The next morning was not as bright as the previous day and I worried a bit about the possibility for rain. But we headed back down to Inch Strand for the boys surf lesson. We arrived early and got a couple of tables in the back of the restaurant and enjoyed some full Irish breakfasts for the grown-ups and miscellaneous kids fair for the kids before the lesson. When it was time for their class to begin, the boys suited up in their wet suits, carried their giant surf boards down to the water, and received some critical instruction from the surf instructor before flinging their bodies into the surf. I think they had a good time. The smiles and laughs started to dwindle at the end. They were the youngest surfers and the smallest by quite a bit. The toll of lugging their giant surf boards back into the surf each time worn down the Puppy first and he was exhausted and ready to just play in the surf with his sisters. The Monkey held on for a bit longer, but the cold water and drizzly weather soon got the best of him as well and the boys were ready to turn in their surf boards and wet suits and warm up.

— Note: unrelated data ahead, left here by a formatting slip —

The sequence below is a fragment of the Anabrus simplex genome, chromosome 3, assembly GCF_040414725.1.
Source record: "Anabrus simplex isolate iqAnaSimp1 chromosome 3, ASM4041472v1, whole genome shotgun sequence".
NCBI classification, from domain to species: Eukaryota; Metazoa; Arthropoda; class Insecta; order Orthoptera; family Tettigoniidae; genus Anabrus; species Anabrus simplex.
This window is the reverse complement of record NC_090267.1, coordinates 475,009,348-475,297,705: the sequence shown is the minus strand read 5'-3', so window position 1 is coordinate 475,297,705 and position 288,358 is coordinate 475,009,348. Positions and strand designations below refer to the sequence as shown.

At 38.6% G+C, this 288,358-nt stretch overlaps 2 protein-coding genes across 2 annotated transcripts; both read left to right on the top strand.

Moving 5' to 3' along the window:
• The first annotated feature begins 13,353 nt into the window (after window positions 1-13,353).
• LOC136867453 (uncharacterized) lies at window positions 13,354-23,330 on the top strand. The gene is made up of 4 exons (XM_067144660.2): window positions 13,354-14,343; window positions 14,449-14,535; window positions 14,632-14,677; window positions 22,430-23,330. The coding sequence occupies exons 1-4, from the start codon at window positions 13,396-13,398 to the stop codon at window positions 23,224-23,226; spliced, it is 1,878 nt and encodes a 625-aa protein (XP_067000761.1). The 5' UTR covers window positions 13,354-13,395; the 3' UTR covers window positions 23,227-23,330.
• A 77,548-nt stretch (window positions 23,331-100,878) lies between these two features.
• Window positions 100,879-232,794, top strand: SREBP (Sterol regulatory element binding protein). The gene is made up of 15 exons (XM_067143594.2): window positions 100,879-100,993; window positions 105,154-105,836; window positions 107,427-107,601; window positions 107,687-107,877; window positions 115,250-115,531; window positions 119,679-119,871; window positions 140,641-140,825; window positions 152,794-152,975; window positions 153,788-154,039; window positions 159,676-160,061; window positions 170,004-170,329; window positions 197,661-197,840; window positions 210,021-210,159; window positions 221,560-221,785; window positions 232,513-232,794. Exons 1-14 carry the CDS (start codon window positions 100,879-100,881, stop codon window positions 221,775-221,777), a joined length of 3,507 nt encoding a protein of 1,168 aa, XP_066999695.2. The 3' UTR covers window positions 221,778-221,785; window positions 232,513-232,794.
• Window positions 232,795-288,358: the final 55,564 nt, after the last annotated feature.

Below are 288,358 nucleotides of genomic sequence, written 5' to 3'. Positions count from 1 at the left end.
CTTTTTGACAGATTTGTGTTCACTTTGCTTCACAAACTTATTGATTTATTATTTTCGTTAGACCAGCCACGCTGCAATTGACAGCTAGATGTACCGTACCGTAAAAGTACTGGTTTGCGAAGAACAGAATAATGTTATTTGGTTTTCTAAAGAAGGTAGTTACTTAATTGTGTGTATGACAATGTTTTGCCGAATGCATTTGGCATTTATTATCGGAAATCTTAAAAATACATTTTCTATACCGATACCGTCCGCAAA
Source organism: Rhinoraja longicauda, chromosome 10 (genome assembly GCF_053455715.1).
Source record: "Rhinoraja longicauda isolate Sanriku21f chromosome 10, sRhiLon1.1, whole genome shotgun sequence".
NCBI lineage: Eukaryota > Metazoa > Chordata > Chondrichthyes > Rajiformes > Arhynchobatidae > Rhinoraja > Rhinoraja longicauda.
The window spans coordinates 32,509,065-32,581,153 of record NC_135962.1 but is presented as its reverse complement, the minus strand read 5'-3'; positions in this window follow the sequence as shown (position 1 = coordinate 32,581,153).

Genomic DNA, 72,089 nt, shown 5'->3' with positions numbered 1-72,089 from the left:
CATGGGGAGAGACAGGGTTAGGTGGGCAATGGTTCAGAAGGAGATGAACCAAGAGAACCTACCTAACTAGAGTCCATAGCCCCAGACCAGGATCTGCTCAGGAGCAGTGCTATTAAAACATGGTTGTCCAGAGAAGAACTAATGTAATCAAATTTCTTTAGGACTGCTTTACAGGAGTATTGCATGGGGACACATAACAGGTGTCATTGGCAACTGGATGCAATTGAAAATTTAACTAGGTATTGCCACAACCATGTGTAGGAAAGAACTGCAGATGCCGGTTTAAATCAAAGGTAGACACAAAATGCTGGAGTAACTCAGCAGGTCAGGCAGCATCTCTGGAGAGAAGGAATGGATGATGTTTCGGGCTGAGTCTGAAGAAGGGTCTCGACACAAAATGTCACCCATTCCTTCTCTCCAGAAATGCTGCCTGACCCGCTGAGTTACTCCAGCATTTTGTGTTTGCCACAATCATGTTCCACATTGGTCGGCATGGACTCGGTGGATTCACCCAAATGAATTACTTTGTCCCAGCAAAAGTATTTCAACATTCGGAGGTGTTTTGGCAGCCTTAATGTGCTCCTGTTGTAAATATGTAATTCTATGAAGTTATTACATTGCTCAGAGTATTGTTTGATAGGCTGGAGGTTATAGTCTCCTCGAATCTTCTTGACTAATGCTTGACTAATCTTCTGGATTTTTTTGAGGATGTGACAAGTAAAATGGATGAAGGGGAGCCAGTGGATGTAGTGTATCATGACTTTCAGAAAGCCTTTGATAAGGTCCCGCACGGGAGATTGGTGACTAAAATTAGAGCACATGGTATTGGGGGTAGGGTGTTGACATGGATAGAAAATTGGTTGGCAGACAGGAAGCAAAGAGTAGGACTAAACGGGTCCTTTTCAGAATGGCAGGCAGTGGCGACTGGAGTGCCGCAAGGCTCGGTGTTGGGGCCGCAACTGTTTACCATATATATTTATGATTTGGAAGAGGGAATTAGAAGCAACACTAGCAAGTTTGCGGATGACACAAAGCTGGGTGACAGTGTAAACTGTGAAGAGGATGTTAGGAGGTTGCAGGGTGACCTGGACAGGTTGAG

After everyone had warmed up and dried off, we decided to go back into Dingle and ended up at the Dingle Aquarium which is the largest Aquarium in Ireland and is situated at the very end of the village and . It was fun and Lulu enjoyed looking at all the fish and penguins. We don’t have any great pics from the aquarium as the lighting was quite dim and we refrained from using flash photography. We decided to pop into a lovely hotel for our dinner. It was still early and we decided to pop back into the leisure center at the Dingle Skellig hotel for a quick swim before heading home.